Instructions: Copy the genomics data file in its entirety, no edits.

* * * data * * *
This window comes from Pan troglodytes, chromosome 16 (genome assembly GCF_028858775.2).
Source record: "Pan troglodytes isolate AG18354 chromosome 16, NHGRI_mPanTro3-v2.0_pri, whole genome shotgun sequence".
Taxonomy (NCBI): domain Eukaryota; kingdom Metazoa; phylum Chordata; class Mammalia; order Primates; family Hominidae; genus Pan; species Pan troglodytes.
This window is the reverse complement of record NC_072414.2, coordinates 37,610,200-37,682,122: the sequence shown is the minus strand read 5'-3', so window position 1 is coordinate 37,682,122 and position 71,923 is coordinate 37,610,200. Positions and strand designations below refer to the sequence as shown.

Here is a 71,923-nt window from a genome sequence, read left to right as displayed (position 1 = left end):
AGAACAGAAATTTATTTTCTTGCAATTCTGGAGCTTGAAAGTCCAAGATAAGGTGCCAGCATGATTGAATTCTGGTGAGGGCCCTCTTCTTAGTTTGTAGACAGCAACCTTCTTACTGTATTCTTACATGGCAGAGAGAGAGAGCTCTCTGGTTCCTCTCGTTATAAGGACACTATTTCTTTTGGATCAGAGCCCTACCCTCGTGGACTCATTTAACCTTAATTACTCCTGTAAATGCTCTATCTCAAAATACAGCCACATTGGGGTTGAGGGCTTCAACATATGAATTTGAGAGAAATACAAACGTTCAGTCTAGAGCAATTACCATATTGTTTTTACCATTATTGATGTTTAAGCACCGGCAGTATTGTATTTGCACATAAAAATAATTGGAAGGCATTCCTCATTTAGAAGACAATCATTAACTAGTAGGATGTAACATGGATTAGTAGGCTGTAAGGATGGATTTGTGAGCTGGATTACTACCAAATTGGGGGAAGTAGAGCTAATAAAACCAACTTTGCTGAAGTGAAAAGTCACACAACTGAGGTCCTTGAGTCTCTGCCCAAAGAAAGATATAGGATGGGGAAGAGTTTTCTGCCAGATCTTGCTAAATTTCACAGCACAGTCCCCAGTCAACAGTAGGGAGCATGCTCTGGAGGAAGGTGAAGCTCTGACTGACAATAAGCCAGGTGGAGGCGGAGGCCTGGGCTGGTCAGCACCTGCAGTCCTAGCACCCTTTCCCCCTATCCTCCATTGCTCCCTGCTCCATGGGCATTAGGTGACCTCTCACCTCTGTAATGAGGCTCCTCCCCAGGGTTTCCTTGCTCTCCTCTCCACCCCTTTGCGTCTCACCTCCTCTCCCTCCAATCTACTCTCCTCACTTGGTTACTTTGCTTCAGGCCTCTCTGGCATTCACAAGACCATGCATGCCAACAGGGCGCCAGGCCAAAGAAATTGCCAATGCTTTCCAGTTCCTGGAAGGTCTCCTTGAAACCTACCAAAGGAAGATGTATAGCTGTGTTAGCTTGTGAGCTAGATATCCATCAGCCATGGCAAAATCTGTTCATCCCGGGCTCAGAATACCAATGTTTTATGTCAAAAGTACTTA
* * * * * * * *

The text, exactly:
This window comes from Pan troglodytes, chromosome 16 (genome assembly GCF_028858775.2).
Source record: "Pan troglodytes isolate AG18354 chromosome 16, NHGRI_mPanTro3-v2.0_pri, whole genome shotgun sequence".
Taxonomy (NCBI): domain Eukaryota; kingdom Metazoa; phylum Chordata; class Mammalia; order Primates; family Hominidae; genus Pan; species Pan troglodytes.
This window is the reverse complement of record NC_072414.2, coordinates 37,610,200-37,682,122: the sequence shown is the minus strand read 5'-3', so window position 1 is coordinate 37,682,122 and position 71,923 is coordinate 37,610,200. Positions and strand designations below refer to the sequence as shown.

Here is a 71,923-nt window from a genome sequence, read left to right as displayed (position 1 = left end):
AGAACAGAAATTTATTTTCTTGCAATTCTGGAGCTTGAAAGTCCAAGATAAGGTGCCAGCATGATTGAATTCTGGTGAGGGCCCTCTTCTTAGTTTGTAGACAGCAACCTTCTTACTGTATTCTTACATGGCAGAGAGAGAGAGCTCTCTGGTTCCTCTCGTTATAAGGACACTATTTCTTTTGGATCAGAGCCCTACCCTCGTGGACTCATTTAACCTTAATTACTCCTGTAAATGCTCTATCTCAAAATACAGCCACATTGGGGTTGAGGGCTTCAACATATGAATTTGAGAGAAATACAAACGTTCAGTCTAGAGCAATTACCATATTGTTTTTACCATTATTGATGTTTAAGCACCGGCAGTATTGTATTTGCACATAAAAATAATTGGAAGGCATTCCTCATTTAGAAGACAATCATTAACTAGTAGGATGTAACATGGATTAGTAGGCTGTAAGGATGGATTTGTGAGCTGGATTACTACCAAATTGGGGGAAGTAGAGCTAATAAAACCAACTTTGCTGAAGTGAAAAGTCACACAACTGAGGTCCTTGAGTCTCTGCCCAAAGAAAGATATAGGATGGGGAAGAGTTTTCTGCCAGATCTTGCTAAATTTCACAGCACAGTCCCCAGTCAACAGTAGGGAGCATGCTCTGGAGGAAGGTGAAGCTCTGACTGACAATAAGCCAGGTGGAGGCGGAGGCCTGGGCTGGTCAGCACCTGCAGTCCTAGCACCCTTTCCCCCTATCCTCCATTGCTCCCTGCTCCATGGGCATTAGGTGACCTCTCACCTCTGTAATGAGGCTCCTCCCCAGGGTTTCCTTGCTCTCCTCTCCACCCCTTTGCGTCTCACCTCCTCTCCCTCCAATCTACTCTCCTCACTTGGTTACTTTGCTTCAGGCCTCTCTGGCATTCACAAGACCATGCATGCCAACAGGGCGCCAGGCCAAAGAAATTGCCAATGCTTTCCAGTTCCTGGAAGGTCTCCTTGAAACCTACCAAAGGAAGATGTATAGCTGTGTTAGCTTGTGAGCTAGATATCCATCAGCCATGGCAAAATCTGTTCATCCCGGGCTCAGAATACCAATGTTTTATGTCAAAAGTACTTA